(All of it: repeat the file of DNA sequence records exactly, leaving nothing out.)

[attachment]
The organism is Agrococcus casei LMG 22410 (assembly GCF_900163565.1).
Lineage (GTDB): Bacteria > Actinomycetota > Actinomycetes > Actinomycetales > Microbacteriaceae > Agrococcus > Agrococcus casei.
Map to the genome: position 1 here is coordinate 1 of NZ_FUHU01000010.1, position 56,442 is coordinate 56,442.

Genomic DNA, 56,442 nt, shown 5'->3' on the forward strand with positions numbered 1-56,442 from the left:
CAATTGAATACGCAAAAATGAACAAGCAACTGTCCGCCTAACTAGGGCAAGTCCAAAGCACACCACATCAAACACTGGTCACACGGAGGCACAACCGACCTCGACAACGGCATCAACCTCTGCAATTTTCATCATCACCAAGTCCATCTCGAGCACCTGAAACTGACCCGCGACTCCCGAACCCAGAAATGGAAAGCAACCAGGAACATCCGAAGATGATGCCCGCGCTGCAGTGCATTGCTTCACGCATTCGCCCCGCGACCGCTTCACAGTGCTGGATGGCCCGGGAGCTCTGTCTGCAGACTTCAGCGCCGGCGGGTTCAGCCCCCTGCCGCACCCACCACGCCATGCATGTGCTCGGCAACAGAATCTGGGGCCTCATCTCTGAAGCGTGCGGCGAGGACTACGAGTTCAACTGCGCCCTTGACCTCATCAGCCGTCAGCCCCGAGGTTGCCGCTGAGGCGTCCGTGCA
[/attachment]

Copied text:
The organism is Agrococcus casei LMG 22410 (assembly GCF_900163565.1).
Lineage (GTDB): Bacteria > Actinomycetota > Actinomycetes > Actinomycetales > Microbacteriaceae > Agrococcus > Agrococcus casei.
Map to the genome: position 1 here is coordinate 1 of NZ_FUHU01000010.1, position 56,442 is coordinate 56,442.

Genomic DNA, 56,442 nt, shown 5'->3' on the forward strand with positions numbered 1-56,442 from the left:
CAATTGAATACGCAAAAATGAACAAGCAACTGTCCGCCTAACTAGGGCAAGTCCAAAGCACACCACATCAAACACTGGTCACACGGAGGCACAACCGACCTCGACAACGGCATCAACCTCTGCAATTTTCATCATCACCAAGTCCATCTCGAGCACCTGAAACTGACCCGCGACTCCCGAACCCAGAAATGGAAAGCAACCAGGAACATCCGAAGATGATGCCCGCGCTGCAGTGCATTGCTTCACGCATTCGCCCCGCGACCGCTTCACAGTGCTGGATGGCCCGGGAGCTCTGTCTGCAGACTTCAGCGCCGGCGGGTTCAGCCCCCTGCCGCACCCACCACGCCATGCATGTGCTCGGCAACAGAATCTGGGGCCTCATCTCTGAAGCGTGCGGCGAGGACTACGAGTTCAACTGCGCCCTTGACCTCATCAGCCGTCAGCCCCGAGGTTGCCGCTGAGGCGTCCGTGCA